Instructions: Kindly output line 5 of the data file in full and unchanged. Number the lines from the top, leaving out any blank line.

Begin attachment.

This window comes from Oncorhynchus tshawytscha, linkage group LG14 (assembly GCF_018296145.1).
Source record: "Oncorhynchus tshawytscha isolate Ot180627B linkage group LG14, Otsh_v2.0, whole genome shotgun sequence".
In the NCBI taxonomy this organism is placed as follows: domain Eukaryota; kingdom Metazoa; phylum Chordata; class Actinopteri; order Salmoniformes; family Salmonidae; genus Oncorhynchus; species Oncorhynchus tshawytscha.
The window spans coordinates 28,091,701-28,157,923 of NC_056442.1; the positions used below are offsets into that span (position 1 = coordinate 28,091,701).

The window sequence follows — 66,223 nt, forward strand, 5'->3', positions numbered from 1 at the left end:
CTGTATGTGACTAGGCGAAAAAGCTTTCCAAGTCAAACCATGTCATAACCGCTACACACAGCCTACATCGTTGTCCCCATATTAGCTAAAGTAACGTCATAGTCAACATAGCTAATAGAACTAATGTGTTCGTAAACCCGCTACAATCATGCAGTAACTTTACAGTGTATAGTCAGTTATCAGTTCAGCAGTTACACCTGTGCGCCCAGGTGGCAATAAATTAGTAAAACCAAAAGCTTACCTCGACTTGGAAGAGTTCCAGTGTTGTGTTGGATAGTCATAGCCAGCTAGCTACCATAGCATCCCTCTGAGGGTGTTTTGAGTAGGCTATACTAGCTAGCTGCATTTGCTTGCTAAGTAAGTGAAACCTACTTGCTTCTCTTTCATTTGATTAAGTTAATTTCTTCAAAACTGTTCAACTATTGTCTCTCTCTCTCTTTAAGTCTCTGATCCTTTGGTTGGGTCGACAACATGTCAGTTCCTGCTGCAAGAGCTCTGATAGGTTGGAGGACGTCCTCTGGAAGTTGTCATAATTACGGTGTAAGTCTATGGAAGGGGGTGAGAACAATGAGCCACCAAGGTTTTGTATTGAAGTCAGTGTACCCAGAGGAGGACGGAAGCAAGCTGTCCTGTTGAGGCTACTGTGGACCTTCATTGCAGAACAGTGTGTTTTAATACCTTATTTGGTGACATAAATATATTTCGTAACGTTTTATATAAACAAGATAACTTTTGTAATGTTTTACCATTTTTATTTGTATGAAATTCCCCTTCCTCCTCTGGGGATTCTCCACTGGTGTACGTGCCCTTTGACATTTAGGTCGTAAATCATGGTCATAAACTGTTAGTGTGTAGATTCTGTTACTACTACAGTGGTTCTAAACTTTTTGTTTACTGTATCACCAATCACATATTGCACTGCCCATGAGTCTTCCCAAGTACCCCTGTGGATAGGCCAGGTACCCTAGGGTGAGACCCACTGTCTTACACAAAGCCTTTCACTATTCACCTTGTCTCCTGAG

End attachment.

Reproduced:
The window sequence follows — 66,223 nt, forward strand, 5'->3', positions numbered from 1 at the left end: